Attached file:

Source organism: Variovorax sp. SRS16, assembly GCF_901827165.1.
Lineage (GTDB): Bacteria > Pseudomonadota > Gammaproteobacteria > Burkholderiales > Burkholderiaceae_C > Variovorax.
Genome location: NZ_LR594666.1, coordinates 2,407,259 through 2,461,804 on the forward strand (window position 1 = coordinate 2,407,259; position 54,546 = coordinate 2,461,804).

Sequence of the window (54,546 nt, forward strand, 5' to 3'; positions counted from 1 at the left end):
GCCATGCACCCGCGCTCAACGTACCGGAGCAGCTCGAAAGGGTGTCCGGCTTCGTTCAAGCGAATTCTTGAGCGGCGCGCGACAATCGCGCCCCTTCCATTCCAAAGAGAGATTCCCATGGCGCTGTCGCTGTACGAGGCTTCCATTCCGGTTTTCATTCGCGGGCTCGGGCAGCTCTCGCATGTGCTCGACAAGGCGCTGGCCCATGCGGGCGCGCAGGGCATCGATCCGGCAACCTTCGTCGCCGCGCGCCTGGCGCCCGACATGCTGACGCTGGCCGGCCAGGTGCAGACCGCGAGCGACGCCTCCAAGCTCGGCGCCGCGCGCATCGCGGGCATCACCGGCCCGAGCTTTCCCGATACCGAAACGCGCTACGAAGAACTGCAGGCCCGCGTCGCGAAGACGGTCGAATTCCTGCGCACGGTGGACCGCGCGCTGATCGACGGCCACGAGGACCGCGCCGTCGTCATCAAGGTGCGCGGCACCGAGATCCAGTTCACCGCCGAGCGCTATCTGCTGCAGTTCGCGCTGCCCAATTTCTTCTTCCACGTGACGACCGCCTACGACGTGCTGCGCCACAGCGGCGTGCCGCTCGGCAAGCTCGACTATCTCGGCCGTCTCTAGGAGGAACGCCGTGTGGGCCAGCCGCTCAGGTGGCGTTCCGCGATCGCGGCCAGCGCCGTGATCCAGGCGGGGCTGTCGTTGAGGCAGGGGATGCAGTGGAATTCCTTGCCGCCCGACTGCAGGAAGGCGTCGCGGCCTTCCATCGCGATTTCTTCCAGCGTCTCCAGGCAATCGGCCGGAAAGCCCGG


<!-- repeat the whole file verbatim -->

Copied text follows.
Source organism: Variovorax sp. SRS16, assembly GCF_901827165.1.
Lineage (GTDB): Bacteria > Pseudomonadota > Gammaproteobacteria > Burkholderiales > Burkholderiaceae_C > Variovorax.
Genome location: NZ_LR594666.1, coordinates 2,407,259 through 2,461,804 on the forward strand (window position 1 = coordinate 2,407,259; position 54,546 = coordinate 2,461,804).

Sequence of the window (54,546 nt, forward strand, 5' to 3'; positions counted from 1 at the left end):
GCCATGCACCCGCGCTCAACGTACCGGAGCAGCTCGAAAGGGTGTCCGGCTTCGTTCAAGCGAATTCTTGAGCGGCGCGCGACAATCGCGCCCCTTCCATTCCAAAGAGAGATTCCCATGGCGCTGTCGCTGTACGAGGCTTCCATTCCGGTTTTCATTCGCGGGCTCGGGCAGCTCTCGCATGTGCTCGACAAGGCGCTGGCCCATGCGGGCGCGCAGGGCATCGATCCGGCAACCTTCGTCGCCGCGCGCCTGGCGCCCGACATGCTGACGCTGGCCGGCCAGGTGCAGACCGCGAGCGACGCCTCCAAGCTCGGCGCCGCGCGCATCGCGGGCATCACCGGCCCGAGCTTTCCCGATACCGAAACGCGCTACGAAGAACTGCAGGCCCGCGTCGCGAAGACGGTCGAATTCCTGCGCACGGTGGACCGCGCGCTGATCGACGGCCACGAGGACCGCGCCGTCGTCATCAAGGTGCGCGGCACCGAGATCCAGTTCACCGCCGAGCGCTATCTGCTGCAGTTCGCGCTGCCCAATTTCTTCTTCCACGTGACGACCGCCTACGACGTGCTGCGCCACAGCGGCGTGCCGCTCGGCAAGCTCGACTATCTCGGCCGTCTCTAGGAGGAACGCCGTGTGGGCCAGCCGCTCAGGTGGCGTTCCGCGATCGCGGCCAGCGCCGTGATCCAGGCGGGGCTGTCGTTGAGGCAGGGGATGCAGTGGAATTCCTTGCCGCCCGACTGCAGGAAGGCGTCGCGGCCTTCCATCGCGATTTCTTCCAGCGTCTCCAGGCAATCGGCCGGAAAGCCCGG